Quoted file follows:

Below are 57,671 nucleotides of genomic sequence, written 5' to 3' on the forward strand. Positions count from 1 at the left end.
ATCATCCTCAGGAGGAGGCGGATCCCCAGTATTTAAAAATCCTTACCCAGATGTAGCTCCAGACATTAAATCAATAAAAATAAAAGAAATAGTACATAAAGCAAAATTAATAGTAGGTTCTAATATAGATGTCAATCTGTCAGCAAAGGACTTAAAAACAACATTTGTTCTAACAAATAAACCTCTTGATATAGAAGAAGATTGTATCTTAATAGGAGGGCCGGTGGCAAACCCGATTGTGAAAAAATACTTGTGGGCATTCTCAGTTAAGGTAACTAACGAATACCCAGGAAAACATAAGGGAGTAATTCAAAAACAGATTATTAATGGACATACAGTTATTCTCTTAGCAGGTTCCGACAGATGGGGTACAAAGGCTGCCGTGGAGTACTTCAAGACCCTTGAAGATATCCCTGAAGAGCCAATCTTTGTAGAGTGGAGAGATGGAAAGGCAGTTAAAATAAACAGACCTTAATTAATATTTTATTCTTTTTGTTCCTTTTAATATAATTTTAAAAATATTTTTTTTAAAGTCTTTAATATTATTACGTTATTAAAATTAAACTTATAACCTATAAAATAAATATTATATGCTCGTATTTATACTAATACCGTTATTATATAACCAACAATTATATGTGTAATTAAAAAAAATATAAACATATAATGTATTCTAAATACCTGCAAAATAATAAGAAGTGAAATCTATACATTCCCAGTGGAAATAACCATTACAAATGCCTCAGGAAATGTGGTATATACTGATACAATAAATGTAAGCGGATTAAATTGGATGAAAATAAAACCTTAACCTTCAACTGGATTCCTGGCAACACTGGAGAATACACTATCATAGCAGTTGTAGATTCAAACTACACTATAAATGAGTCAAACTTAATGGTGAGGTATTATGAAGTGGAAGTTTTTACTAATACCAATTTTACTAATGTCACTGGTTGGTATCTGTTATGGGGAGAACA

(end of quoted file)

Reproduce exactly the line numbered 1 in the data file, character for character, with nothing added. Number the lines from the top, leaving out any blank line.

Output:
Below are 57,671 nucleotides of genomic sequence, written 5' to 3' on the forward strand. Positions count from 1 at the left end.